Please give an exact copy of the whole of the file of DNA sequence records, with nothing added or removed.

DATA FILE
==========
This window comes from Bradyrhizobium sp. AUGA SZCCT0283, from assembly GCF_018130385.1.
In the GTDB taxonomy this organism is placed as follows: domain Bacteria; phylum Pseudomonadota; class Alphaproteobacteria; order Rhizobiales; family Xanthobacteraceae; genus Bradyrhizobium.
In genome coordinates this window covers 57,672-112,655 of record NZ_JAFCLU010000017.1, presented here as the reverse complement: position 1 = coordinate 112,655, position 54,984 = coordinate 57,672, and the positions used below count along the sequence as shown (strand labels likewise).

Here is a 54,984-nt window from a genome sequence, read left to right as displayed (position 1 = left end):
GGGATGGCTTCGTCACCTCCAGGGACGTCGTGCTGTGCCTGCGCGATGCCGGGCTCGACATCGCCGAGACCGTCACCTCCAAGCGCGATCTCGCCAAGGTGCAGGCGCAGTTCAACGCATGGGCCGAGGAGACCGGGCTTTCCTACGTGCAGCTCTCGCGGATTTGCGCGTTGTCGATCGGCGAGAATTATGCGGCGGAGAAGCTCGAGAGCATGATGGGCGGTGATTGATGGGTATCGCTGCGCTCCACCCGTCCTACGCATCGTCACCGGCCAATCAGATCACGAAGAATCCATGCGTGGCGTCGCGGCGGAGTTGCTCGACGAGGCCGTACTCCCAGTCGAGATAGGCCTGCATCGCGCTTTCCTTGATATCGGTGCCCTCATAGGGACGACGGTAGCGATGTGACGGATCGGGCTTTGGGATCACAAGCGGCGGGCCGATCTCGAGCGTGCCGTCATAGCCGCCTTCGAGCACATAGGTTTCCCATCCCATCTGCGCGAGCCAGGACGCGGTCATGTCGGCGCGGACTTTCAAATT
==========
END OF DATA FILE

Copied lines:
This window comes from Bradyrhizobium sp. AUGA SZCCT0283, from assembly GCF_018130385.1.
In the GTDB taxonomy this organism is placed as follows: domain Bacteria; phylum Pseudomonadota; class Alphaproteobacteria; order Rhizobiales; family Xanthobacteraceae; genus Bradyrhizobium.
In genome coordinates this window covers 57,672-112,655 of record NZ_JAFCLU010000017.1, presented here as the reverse complement: position 1 = coordinate 112,655, position 54,984 = coordinate 57,672, and the positions used below count along the sequence as shown (strand labels likewise).

Here is a 54,984-nt window from a genome sequence, read left to right as displayed (position 1 = left end):
GGGATGGCTTCGTCACCTCCAGGGACGTCGTGCTGTGCCTGCGCGATGCCGGGCTCGACATCGCCGAGACCGTCACCTCCAAGCGCGATCTCGCCAAGGTGCAGGCGCAGTTCAACGCATGGGCCGAGGAGACCGGGCTTTCCTACGTGCAGCTCTCGCGGATTTGCGCGTTGTCGATCGGCGAGAATTATGCGGCGGAGAAGCTCGAGAGCATGATGGGCGGTGATTGATGGGTATCGCTGCGCTCCACCCGTCCTACGCATCGTCACCGGCCAATCAGATCACGAAGAATCCATGCGTGGCGTCGCGGCGGAGTTGCTCGACGAGGCCGTACTCCCAGTCGAGATAGGCCTGCATCGCGCTTTCCTTGATATCGGTGCCCTCATAGGGACGACGGTAGCGATGTGACGGATCGGGCTTTGGGATCACAAGCGGCGGGCCGATCTCGAGCGTGCCGTCATAGCCGCCTTCGAGCACATAGGTTTCCCATCCCATCTGCGCGAGCCAGGACGCGGTCATGTCGGCGCGGACTTTCAAATT